If I Find Out I’m Paying Your Light Bill…

Welp, here’s the latest stink from the producers of the new television show Triple Rush, which will begin airing on the Travel Channel April 14 at 10pm.

A little backstory for those who don’t have it: In January, I released this song, produced by me and featuring lyricists Stoned Tone, Sunny D and myself. A short time later, while I was DJing the Golden Bike Awards at the Chrome store in NYC, I was approached by a (nameless for now) producer of the show and asked whether I would be willing to license the song for use in the TV show. I said I was interested and we exchanged information.

I asked my lawyer to check out the contract for me. They had sent over a work-for-hire contract, which would have meant signing over 100% of the songwriting and publishing rights to the song. Nice try, guys! So we turned it down and asked for a non-exclusive licensing agreement. They complied and sent over a new contract. The track has some uncleared TV and movie samples in it, and some swearing, and they requested that I submit an edited, clean version with no samples. I complied (not necessarily a cakewalk–this project was 108 tracks and the samples were a key part of the arrangement, so it meant dicing up the song, making new transitions between parts, remastering the cut, etc.) When we enquired about compensation, there was some hemming and hawing before they told us they had blown their budget (I can’t fathom how…a lot of my friends were on this show making a whopping $75 per day…if I’d known I could bankroll a national TV show for about a month’s salary as a messenger, I’d already be making moves) and they asked if I would be interested in licensing the track “on a gratis basis.” Well, it burns like hell, but what the fuck. Im the little guy, what can I do? Besides, we were at least verbally promised credit for the track, which I thought was acceptable. National exposure for me and my peoples. Okay, they can’t pay, but this is better than nothing.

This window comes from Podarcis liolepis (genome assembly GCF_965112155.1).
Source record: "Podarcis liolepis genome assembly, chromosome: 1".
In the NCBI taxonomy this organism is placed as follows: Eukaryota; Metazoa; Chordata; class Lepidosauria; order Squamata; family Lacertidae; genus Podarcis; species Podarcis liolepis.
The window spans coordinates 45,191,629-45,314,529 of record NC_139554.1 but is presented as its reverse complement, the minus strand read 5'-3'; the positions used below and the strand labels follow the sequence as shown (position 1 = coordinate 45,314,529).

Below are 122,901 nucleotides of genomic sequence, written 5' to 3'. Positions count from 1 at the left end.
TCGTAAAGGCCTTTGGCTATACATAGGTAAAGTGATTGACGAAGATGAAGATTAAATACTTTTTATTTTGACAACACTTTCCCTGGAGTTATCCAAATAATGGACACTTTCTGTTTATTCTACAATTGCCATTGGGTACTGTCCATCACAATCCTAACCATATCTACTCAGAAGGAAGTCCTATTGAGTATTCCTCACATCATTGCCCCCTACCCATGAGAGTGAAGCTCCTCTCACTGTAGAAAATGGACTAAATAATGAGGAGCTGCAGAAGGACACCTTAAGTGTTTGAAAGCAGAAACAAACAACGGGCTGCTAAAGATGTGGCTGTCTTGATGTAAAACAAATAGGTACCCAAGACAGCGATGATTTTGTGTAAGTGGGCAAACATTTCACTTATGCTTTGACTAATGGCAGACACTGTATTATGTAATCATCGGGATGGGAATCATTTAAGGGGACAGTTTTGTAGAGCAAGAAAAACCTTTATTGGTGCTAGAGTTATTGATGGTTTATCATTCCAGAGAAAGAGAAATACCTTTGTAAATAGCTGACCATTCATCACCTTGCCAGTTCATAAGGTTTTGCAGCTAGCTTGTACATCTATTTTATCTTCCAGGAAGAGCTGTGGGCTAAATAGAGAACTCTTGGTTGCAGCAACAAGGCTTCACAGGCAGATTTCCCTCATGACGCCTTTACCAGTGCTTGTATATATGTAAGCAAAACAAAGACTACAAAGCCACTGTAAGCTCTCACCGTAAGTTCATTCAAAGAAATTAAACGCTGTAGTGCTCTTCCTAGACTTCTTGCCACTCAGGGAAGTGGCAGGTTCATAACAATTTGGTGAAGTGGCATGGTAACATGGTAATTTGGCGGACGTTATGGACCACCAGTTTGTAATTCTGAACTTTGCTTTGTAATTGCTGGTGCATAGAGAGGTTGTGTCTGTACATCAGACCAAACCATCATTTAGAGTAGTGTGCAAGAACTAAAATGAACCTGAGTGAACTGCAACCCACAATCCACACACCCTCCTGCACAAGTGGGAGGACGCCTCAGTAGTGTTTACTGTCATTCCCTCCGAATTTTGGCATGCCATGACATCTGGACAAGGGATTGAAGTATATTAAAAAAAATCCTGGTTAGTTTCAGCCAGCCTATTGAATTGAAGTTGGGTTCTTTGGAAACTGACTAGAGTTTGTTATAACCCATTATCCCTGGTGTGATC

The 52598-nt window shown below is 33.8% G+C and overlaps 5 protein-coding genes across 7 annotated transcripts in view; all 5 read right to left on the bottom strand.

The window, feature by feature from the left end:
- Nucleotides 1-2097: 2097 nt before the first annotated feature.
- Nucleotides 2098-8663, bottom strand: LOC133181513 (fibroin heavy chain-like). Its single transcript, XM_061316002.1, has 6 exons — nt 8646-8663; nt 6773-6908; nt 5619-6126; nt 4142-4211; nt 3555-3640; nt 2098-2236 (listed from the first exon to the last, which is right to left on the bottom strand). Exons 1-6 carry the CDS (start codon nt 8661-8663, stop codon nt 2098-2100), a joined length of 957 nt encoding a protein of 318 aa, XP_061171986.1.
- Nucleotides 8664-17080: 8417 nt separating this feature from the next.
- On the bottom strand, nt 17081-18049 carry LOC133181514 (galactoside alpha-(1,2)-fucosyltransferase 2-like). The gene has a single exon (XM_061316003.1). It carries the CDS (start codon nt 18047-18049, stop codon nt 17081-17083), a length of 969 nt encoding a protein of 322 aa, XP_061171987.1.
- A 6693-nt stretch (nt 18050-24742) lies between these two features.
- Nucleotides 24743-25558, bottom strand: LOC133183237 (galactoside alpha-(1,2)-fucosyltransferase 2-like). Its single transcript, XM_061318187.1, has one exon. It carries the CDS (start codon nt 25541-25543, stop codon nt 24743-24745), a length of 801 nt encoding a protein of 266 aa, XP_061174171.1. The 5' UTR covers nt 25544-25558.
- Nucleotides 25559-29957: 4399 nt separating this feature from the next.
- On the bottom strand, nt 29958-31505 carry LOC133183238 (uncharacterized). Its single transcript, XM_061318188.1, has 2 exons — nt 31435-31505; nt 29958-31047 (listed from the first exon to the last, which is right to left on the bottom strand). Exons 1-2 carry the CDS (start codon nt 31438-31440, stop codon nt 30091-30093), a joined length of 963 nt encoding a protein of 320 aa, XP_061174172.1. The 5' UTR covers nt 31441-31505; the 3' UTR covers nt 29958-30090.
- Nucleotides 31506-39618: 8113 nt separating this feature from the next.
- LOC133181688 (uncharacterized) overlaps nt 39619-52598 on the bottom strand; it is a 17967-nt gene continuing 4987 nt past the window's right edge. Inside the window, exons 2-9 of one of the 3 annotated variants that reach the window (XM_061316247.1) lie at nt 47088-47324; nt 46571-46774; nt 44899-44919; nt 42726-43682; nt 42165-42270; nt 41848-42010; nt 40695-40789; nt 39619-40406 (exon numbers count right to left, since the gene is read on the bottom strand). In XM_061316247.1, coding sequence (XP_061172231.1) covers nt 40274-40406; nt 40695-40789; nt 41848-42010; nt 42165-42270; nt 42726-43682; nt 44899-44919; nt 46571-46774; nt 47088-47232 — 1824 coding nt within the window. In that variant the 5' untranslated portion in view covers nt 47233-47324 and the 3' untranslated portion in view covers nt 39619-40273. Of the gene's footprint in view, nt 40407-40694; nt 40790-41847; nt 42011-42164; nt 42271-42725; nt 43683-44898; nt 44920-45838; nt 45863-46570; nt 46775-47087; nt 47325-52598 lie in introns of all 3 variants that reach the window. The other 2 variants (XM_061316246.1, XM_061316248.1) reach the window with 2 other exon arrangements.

Except not really. The most recent volley of emails between my attorney (G.) and their legal department (S.) follows:

G.: 1. My client would like for “promotional consideration” to be defined and enumerated.
2. Some of the clips in the track are not cleared; so he can’t represent that they are.

S.: I believe your concern with respect to the reps and warranties in the agreement has been addressed in that [F] was able to send a cleared version of the song. Further, the “promotional consideration” that [F] is receiving is the inclusion of their song in the show – they are essentially receiving free national promotion of their song by way of its inclusion. Feel free to give me a call if you need further clarification. Otherwise, if all is now in order, please arrange for [F]‘s signature of the agreement. Thank you.

G.: You’re absolutely right that the concern about the reps and warranties has been addressed. As for promotional consideration, [F] was told that he would have the song in the credits (“Fake Money feat. Sunny D/Stoned Tone/Angry Drew”), and I recall B. offering a “special thanks” in lieu of financial compensation. Identifying the song and the author seems like a necessary part of receiving promotion—having the song in the show doesn’t really mean anything if no one can identify him. This may well have been what you take promotional consideration to mean, but my lack of understanding of the term is exactly why I’d like to have it defined.

S.: Production checked with Travel Channel and they will not agree to a credit, and B. would not have been able to agree to that credit without their approval. We also cannot provide any financial compensation for the use of the song. As such, if [F] wants the song in the show (with the song appearing in the show as his promotional consideration), then we need to have the license agreement signed and sent back. Otherwise, we will need to remove the song from the show. Let me know what he wants to do. Thanks.

—————

Whoa. See what you did there? “If I want the song in the show…” Hold up. You approached me. I wasn’t exactly beating down your door trying to hawk my wares, I didn’t show up to your very well-publicized castings when you were looking for characters to film, and to get straight on this, I was beginning to get irate at having strangers with camera bags trying to strap microphones on me and get me to sign waivers every time I went to a bike race or party in NYC. You’re making money hand over fist by exploiting my my scene and my crew, but now you want to spin it like you’re doing me the favor? Please. Come on…shit, I’m (mildly) flattered, but I’m not stupid. I wonder how this would have played out if I’d had label representation. Great, my song’s on national TV–anonymously. Great exposure. If I put my balls in your mouth, and you love it (they usually do), and you don’t know what my face looks like, how the fuck do you propose to find me when you need another taste? Nevermind that you’re getting totally royalty-free use of my material, nevermind that it’s a totally pro, on-topic, perfectly germane piece of music that was written, performed and recorded both by and about the group of cyclists that you’re documenting on the show, nevermind the fact that if I tell you to fuck off, you’re probably going to have to pay to use somebody else’s music in the same slot. Maybe not. I’m no expert on IP law. I do know for a fact that a hundred bucks and a half-second of credit would have smoothed this right over. I guess we’ll see how it plays out.

And in the meantime, Mr. Technique, take it away!

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